A few days ago, I was asked to participate in the New York Times Room for Debate forum on West Hollywood’s recent enactment of a law banning the sale of fur clothing. Here is an excerpt from my contribution:
West Hollywood’s ban on the sale of fur clothing is ultimately trivial because it will have little effect. Local residents who want to buy fur coats will simply drive to a neighboring town. Nonetheless, the law will raise an important constitutional issue: Whether it is permissible for the state to ban an economic transaction that does not harm any person or pose a threat to the community.
Under current Supreme Court precedent, the government can ban or restrict virtually any economic activity so long as there is some “rational basis” for the law, which could be almost anything. The Court even allows the government to make up justifications after the fact that the legislature did not consider when it enacted the regulation.
This highly permissive approach has allowed state and local governments to enact numerous laws that benefit organized special interests at the expense of the general public…..
In recent years, some federal courts have begun to recognize that the Fourteenth Amendment’s protection for “liberty” should have at least some teeth in economic liberty cases. There is growing recognition that economic freedom was one of the most important rights that the framers of the amendment sought to protect….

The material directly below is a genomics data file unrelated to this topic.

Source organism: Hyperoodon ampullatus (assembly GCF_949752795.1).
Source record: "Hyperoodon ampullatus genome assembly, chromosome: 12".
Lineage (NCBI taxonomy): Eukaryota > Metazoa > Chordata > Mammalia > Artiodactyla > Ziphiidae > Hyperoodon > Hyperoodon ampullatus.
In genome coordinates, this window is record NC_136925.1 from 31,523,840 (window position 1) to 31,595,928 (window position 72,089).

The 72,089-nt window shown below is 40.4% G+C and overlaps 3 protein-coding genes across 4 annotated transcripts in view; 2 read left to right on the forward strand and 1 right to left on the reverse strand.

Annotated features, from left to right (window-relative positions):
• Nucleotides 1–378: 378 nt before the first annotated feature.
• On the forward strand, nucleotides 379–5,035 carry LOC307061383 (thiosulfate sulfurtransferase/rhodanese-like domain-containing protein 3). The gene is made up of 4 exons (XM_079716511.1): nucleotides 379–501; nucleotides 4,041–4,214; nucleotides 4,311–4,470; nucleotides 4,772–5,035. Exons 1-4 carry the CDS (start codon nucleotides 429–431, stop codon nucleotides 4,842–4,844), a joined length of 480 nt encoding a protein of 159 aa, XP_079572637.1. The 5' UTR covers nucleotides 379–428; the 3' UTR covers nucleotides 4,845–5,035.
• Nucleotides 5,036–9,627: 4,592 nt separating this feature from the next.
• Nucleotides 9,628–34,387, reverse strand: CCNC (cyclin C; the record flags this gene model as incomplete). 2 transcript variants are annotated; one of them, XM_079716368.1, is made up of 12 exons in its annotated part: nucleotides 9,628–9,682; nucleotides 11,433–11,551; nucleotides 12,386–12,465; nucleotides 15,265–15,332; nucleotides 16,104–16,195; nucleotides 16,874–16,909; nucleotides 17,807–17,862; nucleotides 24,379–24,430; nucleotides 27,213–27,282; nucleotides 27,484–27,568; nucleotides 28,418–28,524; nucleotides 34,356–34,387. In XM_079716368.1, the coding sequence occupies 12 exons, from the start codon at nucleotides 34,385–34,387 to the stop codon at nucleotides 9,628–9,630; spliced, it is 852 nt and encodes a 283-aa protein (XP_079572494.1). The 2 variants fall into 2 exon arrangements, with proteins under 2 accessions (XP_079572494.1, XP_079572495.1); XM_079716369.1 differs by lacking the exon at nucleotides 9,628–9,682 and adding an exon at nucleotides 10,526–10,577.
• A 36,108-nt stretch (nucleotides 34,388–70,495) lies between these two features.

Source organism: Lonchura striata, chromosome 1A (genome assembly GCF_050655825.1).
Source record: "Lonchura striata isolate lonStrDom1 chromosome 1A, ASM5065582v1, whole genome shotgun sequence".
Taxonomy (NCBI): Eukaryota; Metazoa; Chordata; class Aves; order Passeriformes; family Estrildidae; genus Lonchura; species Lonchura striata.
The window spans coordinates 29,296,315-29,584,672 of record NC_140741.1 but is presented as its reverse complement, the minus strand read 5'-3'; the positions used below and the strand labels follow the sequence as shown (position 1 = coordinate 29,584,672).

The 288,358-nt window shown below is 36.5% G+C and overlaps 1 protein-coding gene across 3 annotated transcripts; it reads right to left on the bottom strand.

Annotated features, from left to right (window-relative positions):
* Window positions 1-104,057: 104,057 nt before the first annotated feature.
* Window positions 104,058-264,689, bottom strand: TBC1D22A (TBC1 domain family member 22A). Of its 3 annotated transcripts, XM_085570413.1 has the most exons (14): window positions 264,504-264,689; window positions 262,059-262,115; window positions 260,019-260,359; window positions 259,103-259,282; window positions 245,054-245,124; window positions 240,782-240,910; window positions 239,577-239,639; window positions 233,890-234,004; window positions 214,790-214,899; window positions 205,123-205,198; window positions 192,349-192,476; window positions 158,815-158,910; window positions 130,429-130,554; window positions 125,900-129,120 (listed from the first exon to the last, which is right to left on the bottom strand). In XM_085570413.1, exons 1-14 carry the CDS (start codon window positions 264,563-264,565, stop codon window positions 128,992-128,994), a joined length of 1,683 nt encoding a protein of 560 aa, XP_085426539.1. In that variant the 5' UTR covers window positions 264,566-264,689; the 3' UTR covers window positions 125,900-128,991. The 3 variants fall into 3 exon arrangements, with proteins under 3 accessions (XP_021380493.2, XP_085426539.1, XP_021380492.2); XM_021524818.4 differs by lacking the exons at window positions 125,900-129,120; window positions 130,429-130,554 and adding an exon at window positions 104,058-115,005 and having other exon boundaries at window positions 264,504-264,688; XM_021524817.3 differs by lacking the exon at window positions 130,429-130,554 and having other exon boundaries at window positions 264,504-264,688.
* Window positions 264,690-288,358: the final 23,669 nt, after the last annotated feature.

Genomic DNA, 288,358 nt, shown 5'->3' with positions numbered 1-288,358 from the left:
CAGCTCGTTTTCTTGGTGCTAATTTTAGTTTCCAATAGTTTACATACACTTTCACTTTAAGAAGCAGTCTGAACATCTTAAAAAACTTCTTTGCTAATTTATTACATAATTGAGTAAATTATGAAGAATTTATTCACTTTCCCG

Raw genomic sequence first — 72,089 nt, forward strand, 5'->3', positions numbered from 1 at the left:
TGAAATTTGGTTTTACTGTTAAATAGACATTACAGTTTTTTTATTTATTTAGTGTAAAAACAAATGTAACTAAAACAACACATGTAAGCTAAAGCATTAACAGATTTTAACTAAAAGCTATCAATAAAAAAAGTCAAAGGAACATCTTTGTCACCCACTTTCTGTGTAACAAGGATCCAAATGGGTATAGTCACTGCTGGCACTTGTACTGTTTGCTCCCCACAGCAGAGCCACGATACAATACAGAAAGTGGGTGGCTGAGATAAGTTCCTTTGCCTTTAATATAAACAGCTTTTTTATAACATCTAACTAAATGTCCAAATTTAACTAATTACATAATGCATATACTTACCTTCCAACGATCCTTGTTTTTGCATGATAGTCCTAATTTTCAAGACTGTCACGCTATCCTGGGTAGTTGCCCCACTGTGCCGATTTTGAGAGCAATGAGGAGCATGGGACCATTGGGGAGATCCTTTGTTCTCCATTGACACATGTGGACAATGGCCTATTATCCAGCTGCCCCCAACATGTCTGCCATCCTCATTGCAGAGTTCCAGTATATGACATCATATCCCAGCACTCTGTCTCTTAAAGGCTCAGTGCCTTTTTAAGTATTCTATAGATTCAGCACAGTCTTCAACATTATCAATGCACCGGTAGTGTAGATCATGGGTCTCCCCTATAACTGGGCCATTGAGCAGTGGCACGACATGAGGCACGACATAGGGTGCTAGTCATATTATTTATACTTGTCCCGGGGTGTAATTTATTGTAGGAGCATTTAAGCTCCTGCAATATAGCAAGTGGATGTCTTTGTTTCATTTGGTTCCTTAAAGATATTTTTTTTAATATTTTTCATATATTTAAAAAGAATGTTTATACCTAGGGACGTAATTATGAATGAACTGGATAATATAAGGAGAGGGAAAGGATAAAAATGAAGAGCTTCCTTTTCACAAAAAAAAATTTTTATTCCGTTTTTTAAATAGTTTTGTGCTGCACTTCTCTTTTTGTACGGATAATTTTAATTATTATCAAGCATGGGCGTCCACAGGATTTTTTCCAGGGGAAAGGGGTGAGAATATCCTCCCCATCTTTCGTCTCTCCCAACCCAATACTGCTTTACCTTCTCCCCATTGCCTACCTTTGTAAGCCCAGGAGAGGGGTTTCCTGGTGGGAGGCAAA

If the [West Hollywood] law is challenged, judges will probably conclude that there is at least some “rational basis” for it, such as the need to protect fur-bearing animals from overhunting….
Nonetheless, the debate over this case and others like it could help increase public awareness of the need to enforce constitutional protections for economic liberty.
Because I had only about 300 words to work with, I chose to address the constitutional economic liberty aspect of this issue, while leaving the animal rights question to other participants in the forum. For what it’s worth, my general view is that most animals (with the exception of highly intelligent primates, whales, and a few others) do not have rights that are binding on humans. However, for reasons I described here, I have some doubts about the validity of my view. It could be that my judgment on this issue is corrupted by self-interest – not because I particularly like fur clothing, but because I love eating meat. And if it is wrong to kill animals to make (nonessential) clothing, it seems equally wrong to kill them for the purpose of eating them if doing so isn’t necessary for our own survival. A possible way out of the dilemma is to conclude that killing animals for food or clothing is moral so long as we do so in ways that aren’t “cruel.” But it seems to me that any animal that has a right to be free of human-inflicted pain would also logically be entitled to a right to life.
None of this changes my view of the West Hollywood law. Even if animals are entitled to greater rights than I currently believe, that law still restricts economic liberty without providing any real benefits to either animals or humans. But the broader question of animal rights is a genuinely difficult moral issue that I continue to struggle with.